This October-November 2017 marks the 100th anniversary of the launch of the Bolshevik Revolution in Russia — the bloody communist state that would produce a political-ideological killing spree unlike any the world has ever seen.
And yet, communism continues to find supporters. Here are three personal anecdotes:
I did a conference this past week on the legacies of communism. One liberal professor complained that no pro-communist speakers were included. I wasn’t surprised.
Another case: a former student of mine this week told me of his professor (at a local college in Pittsburgh) who was hailing Karl Marx for his “brilliance.” Again, no surprise.
One more: A student from the University of Wisconsin called in to a talk-show I did last week insisting that capitalism is just as lethal as communism.
That all happened just this past week, and it’s not unusual in my world.
Anecdotes aside, an October 2016 poll by the Victims of Communism Memorial Foundation generated a stunning finding: almost one-third of Millennials “believe more people were killed under George W. Bush than under Joseph Stalin.” And it isn’t only those silly Millennials. More than one in four Americans generally believe Bush was the bigger killer.
That same report found that the vast majority of Americans (75 percent) underestimate the number of people killed by communist regimes, and a large majority (68 percent) believe Hitler killed more people than Stalin.
This begs the question: how many people did these ideological gangsters kill?
Well, here at the centenary of communism, the number “100” is fitting, given that 100 million is a good stab at the number of people annihilated by the Marxist-Leninist pathology the Bolsheviks sought to spread worldwide.
The Harvard University Press classic, The Black Book of Communism, endeavored to tabulate a communist death toll in the 20th century. It came up with a figure of 100 million. The Victims of Communism Memorial Foundation also arrives at that figure. Cal-Berkeley professor Martin Malia aptly noted that the communist record offers the “most colossal case of political carnage in history.”
And even then, this frightening number — 100 million dead — is actually quite conservative.
Take the figure relating to the Soviet Union, for instance, where the Black Book recorded merely 20 million dead. Alexander Yakovlev, a high-level Soviet official who became one of Mikhail Gorbachev’s chief reformers, and who was given the post-Cold War task of trying to tally the victims, estimates that Stalin alone “annihilated … sixty to seventy million people.”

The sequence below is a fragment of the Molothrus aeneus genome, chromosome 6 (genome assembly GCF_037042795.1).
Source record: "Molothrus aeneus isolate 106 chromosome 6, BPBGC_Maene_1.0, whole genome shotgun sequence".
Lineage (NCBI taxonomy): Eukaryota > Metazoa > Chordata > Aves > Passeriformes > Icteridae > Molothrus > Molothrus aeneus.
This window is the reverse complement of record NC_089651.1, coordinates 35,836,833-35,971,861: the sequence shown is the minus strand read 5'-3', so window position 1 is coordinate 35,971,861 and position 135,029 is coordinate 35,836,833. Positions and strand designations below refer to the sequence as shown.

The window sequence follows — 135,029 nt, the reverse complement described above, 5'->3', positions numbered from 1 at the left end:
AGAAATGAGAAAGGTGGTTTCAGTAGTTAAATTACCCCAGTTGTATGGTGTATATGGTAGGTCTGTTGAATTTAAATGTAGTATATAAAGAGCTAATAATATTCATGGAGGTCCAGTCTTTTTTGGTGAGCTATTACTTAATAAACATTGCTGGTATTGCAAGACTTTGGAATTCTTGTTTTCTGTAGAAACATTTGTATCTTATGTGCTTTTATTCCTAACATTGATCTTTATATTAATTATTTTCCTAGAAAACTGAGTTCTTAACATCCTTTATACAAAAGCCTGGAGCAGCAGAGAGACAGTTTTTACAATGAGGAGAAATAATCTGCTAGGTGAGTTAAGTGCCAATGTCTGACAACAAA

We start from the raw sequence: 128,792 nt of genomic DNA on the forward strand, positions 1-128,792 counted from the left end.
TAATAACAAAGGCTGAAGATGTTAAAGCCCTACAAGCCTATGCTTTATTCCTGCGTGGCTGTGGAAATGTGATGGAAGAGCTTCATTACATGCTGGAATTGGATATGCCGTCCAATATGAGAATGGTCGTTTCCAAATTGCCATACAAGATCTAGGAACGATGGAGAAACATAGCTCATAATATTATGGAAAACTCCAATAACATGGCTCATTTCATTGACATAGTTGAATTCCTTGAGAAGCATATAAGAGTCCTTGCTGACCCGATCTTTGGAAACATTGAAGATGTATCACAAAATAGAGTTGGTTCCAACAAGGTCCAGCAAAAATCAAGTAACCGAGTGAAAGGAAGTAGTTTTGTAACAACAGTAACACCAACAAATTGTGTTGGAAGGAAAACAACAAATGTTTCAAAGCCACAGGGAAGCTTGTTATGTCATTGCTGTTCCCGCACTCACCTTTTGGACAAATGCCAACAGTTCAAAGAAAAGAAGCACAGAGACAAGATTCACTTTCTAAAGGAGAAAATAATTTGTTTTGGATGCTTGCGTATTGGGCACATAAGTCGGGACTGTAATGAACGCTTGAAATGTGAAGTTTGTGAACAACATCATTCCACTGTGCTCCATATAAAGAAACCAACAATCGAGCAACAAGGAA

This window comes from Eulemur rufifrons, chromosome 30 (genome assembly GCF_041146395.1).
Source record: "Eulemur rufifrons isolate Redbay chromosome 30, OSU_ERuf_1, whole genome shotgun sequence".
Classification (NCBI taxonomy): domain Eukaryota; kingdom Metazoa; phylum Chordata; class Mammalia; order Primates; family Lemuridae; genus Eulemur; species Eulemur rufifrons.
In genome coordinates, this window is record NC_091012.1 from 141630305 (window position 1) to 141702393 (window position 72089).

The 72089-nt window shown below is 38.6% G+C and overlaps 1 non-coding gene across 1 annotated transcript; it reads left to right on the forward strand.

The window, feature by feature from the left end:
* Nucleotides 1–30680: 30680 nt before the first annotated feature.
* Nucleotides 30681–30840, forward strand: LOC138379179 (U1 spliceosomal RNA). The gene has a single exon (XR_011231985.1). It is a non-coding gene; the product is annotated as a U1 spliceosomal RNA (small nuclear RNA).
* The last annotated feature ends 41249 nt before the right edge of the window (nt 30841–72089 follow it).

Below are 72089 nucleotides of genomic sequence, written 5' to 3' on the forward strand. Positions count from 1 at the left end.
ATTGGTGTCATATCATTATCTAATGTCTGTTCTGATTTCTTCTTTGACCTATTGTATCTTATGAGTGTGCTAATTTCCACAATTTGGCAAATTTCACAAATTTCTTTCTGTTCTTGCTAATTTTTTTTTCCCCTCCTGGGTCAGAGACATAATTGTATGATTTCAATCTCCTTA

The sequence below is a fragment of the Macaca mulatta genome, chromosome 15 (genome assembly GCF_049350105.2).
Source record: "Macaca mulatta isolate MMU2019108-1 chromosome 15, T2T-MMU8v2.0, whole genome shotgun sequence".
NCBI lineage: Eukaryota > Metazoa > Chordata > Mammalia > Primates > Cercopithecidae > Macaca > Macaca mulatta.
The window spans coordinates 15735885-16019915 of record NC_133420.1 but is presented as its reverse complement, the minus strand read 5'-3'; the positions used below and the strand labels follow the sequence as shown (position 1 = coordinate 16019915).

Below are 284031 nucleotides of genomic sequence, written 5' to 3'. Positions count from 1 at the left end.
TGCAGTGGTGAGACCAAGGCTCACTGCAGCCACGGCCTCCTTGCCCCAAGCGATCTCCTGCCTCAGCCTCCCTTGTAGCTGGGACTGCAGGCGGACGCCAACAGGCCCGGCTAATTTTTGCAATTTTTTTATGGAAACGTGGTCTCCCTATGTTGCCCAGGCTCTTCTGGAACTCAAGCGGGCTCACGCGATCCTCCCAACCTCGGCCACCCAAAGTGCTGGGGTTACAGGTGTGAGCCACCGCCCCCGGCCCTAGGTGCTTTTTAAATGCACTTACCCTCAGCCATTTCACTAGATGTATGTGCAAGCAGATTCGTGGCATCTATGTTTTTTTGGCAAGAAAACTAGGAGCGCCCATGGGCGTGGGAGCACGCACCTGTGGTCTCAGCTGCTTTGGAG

Similar levels of bloodshed was wrought by China’s Mao Tse-tung, who was responsible for the deaths of at least 60 million (according to the Black Book), but more likely over 70 million, according to the latest research. And then there were the killing fields of North Korea, Cambodia, Cuba, Ethiopia, Eastern Europe, Africa, and more.
Among these, the North Korea butcher’s bill is close to 5-6 million. And we can hope and pray that the North Korea nightmare doesn’t take on a hideous nuclear dimension under Kim. Who knows how that one could end?
Really, the death generated by communist governments in the 20th century is closer to 140 million.
By comparison, Hitler’s genocide against Jews, Gypsies, the mentally disabled, and others he deemed “misfits,” was approximately 10 million.
Finally, another chilling figure for comparison: The combined dead from World Wars I and II — the most destructive conflicts in human history — was approximately 50-60 million. One must combine and then double the tolls of the two world wars to begin approaching communism’s mass slaughter.
Ronald Reagan called communism a “disease.” Actually, it’s hard to find a 20th century disease that killed as many people as this ideological pathology. Reagan put it better when he described communism as “evil” and “a form of insanity.”
And yet, so much of this evil insanity isn’t known, nor is it being taught, especially in our universities.
A frustrated James Kirchick of the liberal Daily Beast recently asked his readers, “How many times have you heard some formulation of this viewpoint? ‘Communism is an excellent idea in theory, it just hasn’t worked in practice.’ I wish that was the sort of sentiment I only remembered from college dorm room bull sessions.”
Kirchick responded, “OK. How many more millions of people have to die before we get it right?”
And so, as communism marks its centennial, we should remember it for what it did best: death.